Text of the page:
The agents promised good food and a lot of money and promised the young people a relatively carefree life in North Africa. There, in the Algerian Sidi bel Abbès, the new legionaries, however, awaited a tough military training lasting several months. After that it got worse. The ship went to Indochina - straight into the fighting. Otakar Hašek, then 20 years old, remembers:

“You were scared and just shot without knowing where. Shot to calm down. That was a strange war. Worst of all, nobody could be trusted. An old woman was seen in a village carrying a heavy bag. Either you checked them out or you just let them go. Because it could be that her bag was full of grenades. That was risky. Or you kept vigil, and there was rustling in the jungle, then you shot. In the morning it was found that a woman and a child had been shot. It was just dark and you just wanted to defend yourself. You were young, stupid and carried the Colt low. "

Otakar Hašek served as well as Rudolf Němček and many other Czechoslovaks in the north of Vietnam, which the Viet Minh brought under their control in autumn 1950 after the fall of some French fortresses. Many Foreign Legionnaires deserted during this time. Others - like Hašek - were captured by Vietnamese prisoners of war.

“The conditions in the prisoner-of-war camps were terrible. My research showed that the death rate was around 80 percent ", says Ladislav Kudrna. The main reasons for the high mortality rate were the extreme climate for Central Europeans, illnesses, food shortages and the like. The legionaries had been told that the Vietnamese would cut off the heads of their prisoners with machetes, but that was not true. The French army command only wanted to ensure that the soldiers fought to the last drop of blood. Most prisoners of war reported that they had been treated properly by their Vietnamese guards. Vietnam had signed treaties with friendly governments - including the communist one in Czechoslovakia - on the repatriation of the Foreign Legionnaires. This guaranteed that the returnees would not be harmed in their homeland. This was important to the Vietnamese, as it was supposed to induce more legionaries to defend. But the Czechoslovak regime did not stick to the agreement. The second and largest of a total of four repatriation transports arrived in Prague in the spring of 1952. Hašek, Němček and 19 other Czechoslovaks also sat in it.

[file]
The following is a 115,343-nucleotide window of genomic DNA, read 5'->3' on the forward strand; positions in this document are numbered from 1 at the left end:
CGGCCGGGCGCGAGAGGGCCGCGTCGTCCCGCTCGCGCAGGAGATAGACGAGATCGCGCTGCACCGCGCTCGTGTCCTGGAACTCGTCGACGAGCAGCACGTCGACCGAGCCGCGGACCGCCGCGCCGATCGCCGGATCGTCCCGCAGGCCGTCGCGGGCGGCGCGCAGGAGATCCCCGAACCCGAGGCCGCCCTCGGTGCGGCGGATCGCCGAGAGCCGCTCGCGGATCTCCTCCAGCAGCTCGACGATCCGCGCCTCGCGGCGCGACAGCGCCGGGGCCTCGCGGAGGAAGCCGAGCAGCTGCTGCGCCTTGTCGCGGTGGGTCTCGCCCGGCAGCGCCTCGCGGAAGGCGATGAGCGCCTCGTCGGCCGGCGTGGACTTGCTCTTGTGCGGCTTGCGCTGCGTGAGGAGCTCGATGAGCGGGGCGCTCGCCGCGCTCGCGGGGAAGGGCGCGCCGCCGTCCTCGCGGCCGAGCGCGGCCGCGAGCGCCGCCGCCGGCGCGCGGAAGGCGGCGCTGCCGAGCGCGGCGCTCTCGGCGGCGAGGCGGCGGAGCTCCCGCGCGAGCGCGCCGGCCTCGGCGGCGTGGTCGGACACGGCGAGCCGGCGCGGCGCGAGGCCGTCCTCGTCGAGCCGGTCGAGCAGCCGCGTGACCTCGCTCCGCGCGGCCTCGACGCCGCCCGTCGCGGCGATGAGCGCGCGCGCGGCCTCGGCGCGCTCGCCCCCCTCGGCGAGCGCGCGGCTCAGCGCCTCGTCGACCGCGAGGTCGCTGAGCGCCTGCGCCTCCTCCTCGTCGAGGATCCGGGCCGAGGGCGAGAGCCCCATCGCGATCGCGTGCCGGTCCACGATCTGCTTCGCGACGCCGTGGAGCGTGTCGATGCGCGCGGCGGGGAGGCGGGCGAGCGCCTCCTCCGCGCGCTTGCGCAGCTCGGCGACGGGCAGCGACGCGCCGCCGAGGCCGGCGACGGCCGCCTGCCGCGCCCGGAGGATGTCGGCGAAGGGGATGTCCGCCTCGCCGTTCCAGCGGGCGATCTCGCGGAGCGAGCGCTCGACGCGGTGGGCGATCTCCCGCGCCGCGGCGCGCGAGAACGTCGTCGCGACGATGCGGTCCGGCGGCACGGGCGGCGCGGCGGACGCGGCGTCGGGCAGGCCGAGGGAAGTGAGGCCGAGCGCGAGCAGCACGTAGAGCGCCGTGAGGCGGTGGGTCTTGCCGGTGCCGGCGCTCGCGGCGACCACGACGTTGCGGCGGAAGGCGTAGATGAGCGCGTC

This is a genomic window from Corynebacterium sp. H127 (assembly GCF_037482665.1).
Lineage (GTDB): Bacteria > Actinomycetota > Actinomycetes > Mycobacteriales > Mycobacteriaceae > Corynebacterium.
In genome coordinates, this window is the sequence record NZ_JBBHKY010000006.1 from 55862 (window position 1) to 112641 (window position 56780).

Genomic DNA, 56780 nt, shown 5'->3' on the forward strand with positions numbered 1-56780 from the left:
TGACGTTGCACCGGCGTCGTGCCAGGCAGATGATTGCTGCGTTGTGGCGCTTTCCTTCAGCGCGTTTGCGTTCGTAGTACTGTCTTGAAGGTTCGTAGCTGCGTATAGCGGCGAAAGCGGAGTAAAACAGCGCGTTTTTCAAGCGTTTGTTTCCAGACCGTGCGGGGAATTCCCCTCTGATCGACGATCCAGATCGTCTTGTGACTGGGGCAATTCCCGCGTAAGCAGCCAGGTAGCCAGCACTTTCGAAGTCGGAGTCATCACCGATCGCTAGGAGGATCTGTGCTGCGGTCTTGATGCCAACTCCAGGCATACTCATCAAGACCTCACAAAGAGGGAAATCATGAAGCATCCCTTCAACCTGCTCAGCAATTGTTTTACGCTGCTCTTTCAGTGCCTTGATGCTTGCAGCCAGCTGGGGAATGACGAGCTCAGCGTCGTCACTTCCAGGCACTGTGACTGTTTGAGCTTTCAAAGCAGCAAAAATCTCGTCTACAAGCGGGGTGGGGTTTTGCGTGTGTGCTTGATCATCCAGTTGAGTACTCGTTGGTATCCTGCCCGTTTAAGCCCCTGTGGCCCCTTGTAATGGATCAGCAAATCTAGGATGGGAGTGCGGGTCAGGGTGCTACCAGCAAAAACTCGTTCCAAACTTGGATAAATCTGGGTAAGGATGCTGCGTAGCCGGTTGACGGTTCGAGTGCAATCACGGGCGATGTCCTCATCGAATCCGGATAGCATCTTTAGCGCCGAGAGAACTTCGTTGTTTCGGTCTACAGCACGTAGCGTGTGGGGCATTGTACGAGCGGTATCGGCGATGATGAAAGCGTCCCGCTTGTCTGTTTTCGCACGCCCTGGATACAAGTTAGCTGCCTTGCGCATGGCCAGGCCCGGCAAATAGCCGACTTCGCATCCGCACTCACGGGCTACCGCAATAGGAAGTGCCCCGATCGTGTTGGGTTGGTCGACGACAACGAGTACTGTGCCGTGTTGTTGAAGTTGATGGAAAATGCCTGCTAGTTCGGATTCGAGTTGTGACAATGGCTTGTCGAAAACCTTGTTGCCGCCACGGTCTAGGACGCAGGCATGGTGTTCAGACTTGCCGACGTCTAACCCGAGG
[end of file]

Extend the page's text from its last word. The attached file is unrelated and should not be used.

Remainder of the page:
“These men were held in prison for over a year. Prosecutions were suspended and released for those who defected to the Vietnamese side. The others were tried, but ended with an amnesty. The prisoners were released in September 1953 ", says Kudrna. However, many veterans then had to do forced labor for years, for example in coal and uranium mines.

Otakar Hašek turned his back on Czechoslovakia a second time. After the crackdown on the Prague Spring in 1968, he fled to Canada and then lived in the United States for decades. Only in 2003 did he return to the now democratic Czech Republic. Today, 81-year-old Hašek lives in Luhačovice in south-east Moravia.

Rudolf Němček, also 81 years old, still gets shocked looks today when a doctor comes across his war injuries from Vietnam during an examination. He never received a war disabled pension from the French state. He was informed that he was listed as killed in the Foreign Legion files - as were all other members of his company at the time.

The statements by Rudolf Němček and Otakar Hašek are taken from the collection of the non-profit agency Post Bellum, which has been questioning contemporary witnesses since 2001. You can find more information about Post Bellum at this internet address: